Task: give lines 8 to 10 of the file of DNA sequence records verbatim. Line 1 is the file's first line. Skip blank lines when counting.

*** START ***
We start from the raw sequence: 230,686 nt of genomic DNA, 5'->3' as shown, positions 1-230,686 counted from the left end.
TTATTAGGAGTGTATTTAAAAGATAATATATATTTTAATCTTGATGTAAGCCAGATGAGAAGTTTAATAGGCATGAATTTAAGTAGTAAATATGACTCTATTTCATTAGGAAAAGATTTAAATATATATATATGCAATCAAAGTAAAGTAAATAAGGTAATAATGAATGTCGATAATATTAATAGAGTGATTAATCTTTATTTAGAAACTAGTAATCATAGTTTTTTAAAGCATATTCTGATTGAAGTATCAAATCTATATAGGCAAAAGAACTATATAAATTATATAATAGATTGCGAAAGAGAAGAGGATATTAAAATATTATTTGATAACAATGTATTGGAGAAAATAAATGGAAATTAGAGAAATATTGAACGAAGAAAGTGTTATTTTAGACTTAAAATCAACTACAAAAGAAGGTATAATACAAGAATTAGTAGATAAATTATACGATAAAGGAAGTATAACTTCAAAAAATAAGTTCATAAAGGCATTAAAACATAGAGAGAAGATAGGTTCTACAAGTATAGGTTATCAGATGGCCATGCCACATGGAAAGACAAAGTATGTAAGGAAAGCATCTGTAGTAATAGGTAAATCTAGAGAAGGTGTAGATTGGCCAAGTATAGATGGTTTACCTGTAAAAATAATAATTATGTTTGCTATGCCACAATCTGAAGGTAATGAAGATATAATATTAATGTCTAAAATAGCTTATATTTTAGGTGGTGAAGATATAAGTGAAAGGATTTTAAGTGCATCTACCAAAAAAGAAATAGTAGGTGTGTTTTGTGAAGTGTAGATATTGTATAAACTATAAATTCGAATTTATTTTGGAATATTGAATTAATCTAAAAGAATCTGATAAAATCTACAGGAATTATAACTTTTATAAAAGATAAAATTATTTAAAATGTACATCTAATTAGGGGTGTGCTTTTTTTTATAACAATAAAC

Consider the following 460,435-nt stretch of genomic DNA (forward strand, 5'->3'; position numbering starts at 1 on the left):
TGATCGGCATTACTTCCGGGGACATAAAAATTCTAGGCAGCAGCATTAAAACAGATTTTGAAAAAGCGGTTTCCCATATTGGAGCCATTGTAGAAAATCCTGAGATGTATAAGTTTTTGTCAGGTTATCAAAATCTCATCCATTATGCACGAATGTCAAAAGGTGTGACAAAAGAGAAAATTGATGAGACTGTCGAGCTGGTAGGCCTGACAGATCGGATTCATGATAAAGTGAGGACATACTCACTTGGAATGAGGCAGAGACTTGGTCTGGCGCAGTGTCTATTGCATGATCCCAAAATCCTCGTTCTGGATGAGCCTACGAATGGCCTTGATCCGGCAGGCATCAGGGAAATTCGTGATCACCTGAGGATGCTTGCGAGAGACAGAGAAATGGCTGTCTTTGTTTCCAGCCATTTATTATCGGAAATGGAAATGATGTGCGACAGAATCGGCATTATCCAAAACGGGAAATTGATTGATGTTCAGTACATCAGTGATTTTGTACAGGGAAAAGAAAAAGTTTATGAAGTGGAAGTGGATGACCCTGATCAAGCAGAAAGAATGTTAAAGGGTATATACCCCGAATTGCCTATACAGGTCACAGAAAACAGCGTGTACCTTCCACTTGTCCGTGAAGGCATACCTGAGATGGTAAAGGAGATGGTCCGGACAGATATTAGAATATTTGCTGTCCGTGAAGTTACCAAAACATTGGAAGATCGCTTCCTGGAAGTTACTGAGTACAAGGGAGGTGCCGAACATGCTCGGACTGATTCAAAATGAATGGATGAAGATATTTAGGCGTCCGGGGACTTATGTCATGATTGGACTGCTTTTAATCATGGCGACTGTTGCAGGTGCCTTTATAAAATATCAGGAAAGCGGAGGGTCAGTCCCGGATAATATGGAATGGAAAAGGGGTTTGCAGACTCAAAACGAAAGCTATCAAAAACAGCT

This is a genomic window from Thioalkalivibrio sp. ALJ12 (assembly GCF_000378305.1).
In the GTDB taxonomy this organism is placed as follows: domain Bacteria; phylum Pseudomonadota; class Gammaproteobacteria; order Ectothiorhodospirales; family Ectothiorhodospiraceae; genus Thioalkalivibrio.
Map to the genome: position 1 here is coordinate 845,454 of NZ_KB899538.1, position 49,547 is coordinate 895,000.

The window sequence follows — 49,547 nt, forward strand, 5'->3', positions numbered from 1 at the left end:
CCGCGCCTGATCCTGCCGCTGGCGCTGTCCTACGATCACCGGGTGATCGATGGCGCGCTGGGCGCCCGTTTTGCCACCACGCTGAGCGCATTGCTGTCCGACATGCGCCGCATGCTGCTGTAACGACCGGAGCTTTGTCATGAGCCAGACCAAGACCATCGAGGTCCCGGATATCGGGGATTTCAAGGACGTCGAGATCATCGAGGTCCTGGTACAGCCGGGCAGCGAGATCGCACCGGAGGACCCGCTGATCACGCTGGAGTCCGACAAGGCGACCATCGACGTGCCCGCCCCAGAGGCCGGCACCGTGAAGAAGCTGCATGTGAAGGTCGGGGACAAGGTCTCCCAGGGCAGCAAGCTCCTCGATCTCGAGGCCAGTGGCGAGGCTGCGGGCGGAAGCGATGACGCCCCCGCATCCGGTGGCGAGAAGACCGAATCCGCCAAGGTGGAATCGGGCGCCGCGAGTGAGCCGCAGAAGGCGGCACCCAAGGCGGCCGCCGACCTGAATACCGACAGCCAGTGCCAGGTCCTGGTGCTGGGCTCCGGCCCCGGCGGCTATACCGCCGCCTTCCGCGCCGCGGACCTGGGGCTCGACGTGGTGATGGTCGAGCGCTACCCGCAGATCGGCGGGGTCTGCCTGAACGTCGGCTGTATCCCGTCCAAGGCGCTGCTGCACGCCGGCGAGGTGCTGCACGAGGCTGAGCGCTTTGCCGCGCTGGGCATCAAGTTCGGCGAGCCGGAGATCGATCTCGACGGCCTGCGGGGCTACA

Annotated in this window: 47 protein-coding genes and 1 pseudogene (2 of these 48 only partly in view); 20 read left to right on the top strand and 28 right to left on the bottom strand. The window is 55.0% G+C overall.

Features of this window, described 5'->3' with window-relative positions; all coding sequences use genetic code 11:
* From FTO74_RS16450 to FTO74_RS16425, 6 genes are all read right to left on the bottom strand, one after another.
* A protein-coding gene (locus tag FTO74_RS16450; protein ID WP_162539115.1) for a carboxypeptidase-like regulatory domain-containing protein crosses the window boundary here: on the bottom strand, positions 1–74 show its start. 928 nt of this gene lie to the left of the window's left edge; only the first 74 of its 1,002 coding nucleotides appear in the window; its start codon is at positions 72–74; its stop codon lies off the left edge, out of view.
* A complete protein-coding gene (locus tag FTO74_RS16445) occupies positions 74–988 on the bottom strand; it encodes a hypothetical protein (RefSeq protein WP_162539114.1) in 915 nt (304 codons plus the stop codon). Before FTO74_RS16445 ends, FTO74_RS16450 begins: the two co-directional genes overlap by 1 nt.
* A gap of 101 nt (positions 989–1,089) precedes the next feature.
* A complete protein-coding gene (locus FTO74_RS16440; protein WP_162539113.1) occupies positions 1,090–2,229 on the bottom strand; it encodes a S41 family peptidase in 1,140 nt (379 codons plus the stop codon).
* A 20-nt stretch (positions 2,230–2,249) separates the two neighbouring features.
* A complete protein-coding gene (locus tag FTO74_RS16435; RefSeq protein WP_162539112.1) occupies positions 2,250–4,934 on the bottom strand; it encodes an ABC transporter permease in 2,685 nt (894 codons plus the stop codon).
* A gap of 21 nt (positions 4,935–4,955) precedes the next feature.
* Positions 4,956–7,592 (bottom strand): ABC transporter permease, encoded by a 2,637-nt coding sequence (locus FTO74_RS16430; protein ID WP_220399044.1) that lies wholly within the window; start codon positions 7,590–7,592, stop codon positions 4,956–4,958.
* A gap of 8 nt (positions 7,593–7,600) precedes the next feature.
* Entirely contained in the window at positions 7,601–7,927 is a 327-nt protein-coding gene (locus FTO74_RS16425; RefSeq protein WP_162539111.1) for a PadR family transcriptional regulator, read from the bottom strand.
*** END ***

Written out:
The window sequence follows — 49,547 nt, forward strand, 5'->3', positions numbered from 1 at the left end:
CCGCGCCTGATCCTGCCGCTGGCGCTGTCCTACGATCACCGGGTGATCGATGGCGCGCTGGGCGCCCGTTTTGCCACCACGCTGAGCGCATTGCTGTCCGACATGCGCCGCATGCTGCTGTAACGACCGGAGCTTTGTCATGAGCCAGACCAAGACCATCGAGGTCCCGGATATCGGGGATTTCAAGGACGTCGAGATCATCGAGGTCCTGGTACAGCCGGGCAGCGAGATCGCACCGGAGGACCCGCTGATCACGCTGGAGTCCGACAAGGCGACCATCGACGTGCCCGCCCCAGAGGCCGGCACCGTGAAGAAGCTGCATGTGAAGGTCGGGGACAAGGTCTCCCAGGGCAGCAAGCTCCTCGATCTCGAGGCCAGTGGCGAGGCTGCGGGCGGAAGCGATGACGCCCCCGCATCCGGTGGCGAGAAGACCGAATCCGCCAAGGTGGAATCGGGCGCCGCGAGTGAGCCGCAGAAGGCGGCACCCAAGGCGGCCGCCGACCTGAATACCGACAGCCAGTGCCAGGTCCTGGTGCTGGGCTCCGGCCCCGGCGGCTATACCGCCGCCTTCCGCGCCGCGGACCTGGGGCTCGACGTGGTGATGGTCGAGCGCTACCCGCAGATCGGCGGGGTCTGCCTGAACGTCGGCTGTATCCCGTCCAAGGCGCTGCTGCACGCCGGCGAGGTGCTGCACGAGGCTGAGCGCTTTGCCGCGCTGGGCATCAAGTTCGGCGAGCCGGAGATCGATCTCGACGGCCTGCGGGGCTACA

Annotated in this window: 47 protein-coding genes and 1 pseudogene (2 of these 48 only partly in view); 20 read left to right on the top strand and 28 right to left on the bottom strand. The window is 55.0% G+C overall.